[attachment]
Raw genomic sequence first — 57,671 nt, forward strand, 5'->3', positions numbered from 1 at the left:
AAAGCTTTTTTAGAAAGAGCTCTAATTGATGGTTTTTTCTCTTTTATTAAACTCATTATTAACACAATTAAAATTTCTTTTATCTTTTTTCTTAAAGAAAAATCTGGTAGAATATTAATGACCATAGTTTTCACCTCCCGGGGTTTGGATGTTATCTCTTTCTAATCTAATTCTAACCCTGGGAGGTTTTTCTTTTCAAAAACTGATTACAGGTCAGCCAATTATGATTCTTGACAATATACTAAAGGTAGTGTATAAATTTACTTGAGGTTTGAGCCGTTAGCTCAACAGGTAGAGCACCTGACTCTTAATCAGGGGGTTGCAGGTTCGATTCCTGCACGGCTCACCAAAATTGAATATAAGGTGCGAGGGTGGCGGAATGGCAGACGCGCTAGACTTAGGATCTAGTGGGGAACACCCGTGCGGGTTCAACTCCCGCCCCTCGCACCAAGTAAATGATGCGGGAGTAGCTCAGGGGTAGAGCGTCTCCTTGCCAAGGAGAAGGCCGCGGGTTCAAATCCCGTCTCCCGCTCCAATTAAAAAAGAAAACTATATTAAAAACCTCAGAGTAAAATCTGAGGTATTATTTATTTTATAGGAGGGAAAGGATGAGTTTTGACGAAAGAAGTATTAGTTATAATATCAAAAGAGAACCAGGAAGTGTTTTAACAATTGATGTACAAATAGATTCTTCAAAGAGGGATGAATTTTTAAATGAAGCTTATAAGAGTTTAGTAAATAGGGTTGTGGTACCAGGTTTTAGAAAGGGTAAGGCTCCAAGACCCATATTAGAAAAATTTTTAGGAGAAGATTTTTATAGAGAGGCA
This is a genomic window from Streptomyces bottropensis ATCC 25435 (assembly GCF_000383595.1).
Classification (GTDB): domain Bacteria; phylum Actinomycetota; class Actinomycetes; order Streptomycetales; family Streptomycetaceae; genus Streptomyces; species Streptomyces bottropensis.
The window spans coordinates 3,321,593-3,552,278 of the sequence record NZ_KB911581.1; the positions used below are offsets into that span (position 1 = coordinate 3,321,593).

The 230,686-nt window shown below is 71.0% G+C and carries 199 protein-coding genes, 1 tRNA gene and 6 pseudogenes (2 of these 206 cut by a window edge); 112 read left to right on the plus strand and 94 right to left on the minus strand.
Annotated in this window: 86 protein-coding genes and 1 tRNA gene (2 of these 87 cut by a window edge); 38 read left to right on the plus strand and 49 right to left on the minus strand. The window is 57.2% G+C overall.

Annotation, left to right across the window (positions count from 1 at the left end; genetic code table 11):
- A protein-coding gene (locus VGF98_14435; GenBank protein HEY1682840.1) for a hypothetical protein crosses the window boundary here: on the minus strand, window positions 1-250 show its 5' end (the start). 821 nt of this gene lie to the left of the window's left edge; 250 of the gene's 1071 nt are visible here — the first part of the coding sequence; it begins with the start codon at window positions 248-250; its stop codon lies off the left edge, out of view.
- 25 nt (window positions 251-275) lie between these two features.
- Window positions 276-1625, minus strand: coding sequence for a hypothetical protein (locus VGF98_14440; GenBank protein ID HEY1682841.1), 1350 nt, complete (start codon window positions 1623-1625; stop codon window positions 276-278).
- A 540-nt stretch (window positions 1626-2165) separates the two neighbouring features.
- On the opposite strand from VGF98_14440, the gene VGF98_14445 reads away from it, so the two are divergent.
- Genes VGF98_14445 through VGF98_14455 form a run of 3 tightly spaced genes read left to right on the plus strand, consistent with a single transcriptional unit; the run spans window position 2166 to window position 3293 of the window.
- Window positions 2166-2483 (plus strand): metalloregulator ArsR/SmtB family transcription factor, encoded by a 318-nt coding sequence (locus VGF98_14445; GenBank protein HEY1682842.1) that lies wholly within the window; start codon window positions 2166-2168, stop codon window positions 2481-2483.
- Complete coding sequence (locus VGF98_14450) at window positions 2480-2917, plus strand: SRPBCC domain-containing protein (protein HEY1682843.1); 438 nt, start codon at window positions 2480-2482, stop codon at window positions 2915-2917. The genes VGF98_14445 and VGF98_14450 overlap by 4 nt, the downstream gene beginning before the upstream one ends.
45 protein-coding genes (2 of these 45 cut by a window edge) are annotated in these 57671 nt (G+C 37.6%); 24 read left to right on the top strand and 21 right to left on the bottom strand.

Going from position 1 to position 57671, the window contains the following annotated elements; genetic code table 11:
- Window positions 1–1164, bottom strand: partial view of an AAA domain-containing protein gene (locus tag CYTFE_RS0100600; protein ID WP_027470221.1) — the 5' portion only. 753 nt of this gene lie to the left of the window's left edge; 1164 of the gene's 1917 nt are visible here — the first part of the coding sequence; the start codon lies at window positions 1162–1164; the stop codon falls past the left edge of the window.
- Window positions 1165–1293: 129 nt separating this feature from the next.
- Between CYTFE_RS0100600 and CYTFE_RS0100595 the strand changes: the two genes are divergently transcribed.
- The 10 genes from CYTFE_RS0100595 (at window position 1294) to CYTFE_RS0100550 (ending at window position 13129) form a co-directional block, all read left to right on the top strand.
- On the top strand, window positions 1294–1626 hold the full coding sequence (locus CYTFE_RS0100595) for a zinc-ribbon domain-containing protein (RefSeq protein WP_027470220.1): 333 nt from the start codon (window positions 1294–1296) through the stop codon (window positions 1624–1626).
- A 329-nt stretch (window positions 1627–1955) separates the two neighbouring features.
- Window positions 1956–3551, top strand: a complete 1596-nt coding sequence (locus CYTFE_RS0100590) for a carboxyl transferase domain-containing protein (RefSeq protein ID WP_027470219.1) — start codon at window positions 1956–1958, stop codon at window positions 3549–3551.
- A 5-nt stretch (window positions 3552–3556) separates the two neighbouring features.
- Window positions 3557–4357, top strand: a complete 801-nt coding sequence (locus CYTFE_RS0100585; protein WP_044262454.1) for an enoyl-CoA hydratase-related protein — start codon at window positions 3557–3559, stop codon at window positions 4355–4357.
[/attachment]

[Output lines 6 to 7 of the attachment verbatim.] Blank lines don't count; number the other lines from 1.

The 230,686-nt window shown below is 71.0% G+C and carries 199 protein-coding genes, 1 tRNA gene and 6 pseudogenes (2 of these 206 cut by a window edge); 112 read left to right on the plus strand and 94 right to left on the minus strand.
Annotated in this window: 86 protein-coding genes and 1 tRNA gene (2 of these 87 cut by a window edge); 38 read left to right on the plus strand and 49 right to left on the minus strand. The window is 57.2% G+C overall.